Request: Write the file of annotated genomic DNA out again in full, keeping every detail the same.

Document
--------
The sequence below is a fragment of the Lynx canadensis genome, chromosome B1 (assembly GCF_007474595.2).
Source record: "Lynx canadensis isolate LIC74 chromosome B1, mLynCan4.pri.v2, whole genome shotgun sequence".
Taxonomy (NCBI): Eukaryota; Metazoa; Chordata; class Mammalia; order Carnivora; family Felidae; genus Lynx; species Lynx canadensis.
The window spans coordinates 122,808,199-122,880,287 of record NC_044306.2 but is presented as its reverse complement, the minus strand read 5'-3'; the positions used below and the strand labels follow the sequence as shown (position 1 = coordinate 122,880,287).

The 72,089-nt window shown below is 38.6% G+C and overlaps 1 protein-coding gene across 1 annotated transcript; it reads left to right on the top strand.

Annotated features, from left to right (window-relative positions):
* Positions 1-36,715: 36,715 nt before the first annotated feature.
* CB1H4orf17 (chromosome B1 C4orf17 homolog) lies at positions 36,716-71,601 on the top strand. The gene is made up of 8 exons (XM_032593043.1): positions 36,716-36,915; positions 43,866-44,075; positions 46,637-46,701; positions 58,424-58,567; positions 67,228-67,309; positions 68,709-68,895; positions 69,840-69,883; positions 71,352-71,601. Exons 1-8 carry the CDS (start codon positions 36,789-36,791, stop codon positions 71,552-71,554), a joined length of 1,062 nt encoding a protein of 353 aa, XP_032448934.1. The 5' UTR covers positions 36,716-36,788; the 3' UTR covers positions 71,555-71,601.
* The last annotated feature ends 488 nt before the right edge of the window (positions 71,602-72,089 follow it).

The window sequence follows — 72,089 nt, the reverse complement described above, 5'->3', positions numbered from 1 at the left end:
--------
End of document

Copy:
The sequence below is a fragment of the Lynx canadensis genome, chromosome B1 (assembly GCF_007474595.2).
Source record: "Lynx canadensis isolate LIC74 chromosome B1, mLynCan4.pri.v2, whole genome shotgun sequence".
Taxonomy (NCBI): Eukaryota; Metazoa; Chordata; class Mammalia; order Carnivora; family Felidae; genus Lynx; species Lynx canadensis.
The window spans coordinates 122,808,199-122,880,287 of record NC_044306.2 but is presented as its reverse complement, the minus strand read 5'-3'; the positions used below and the strand labels follow the sequence as shown (position 1 = coordinate 122,880,287).

The 72,089-nt window shown below is 38.6% G+C and overlaps 1 protein-coding gene across 1 annotated transcript; it reads left to right on the top strand.

Annotated features, from left to right (window-relative positions):
* Positions 1-36,715: 36,715 nt before the first annotated feature.
* CB1H4orf17 (chromosome B1 C4orf17 homolog) lies at positions 36,716-71,601 on the top strand. The gene is made up of 8 exons (XM_032593043.1): positions 36,716-36,915; positions 43,866-44,075; positions 46,637-46,701; positions 58,424-58,567; positions 67,228-67,309; positions 68,709-68,895; positions 69,840-69,883; positions 71,352-71,601. Exons 1-8 carry the CDS (start codon positions 36,789-36,791, stop codon positions 71,552-71,554), a joined length of 1,062 nt encoding a protein of 353 aa, XP_032448934.1. The 5' UTR covers positions 36,716-36,788; the 3' UTR covers positions 71,555-71,601.
* The last annotated feature ends 488 nt before the right edge of the window (positions 71,602-72,089 follow it).

The window sequence follows — 72,089 nt, the reverse complement described above, 5'->3', positions numbered from 1 at the left end: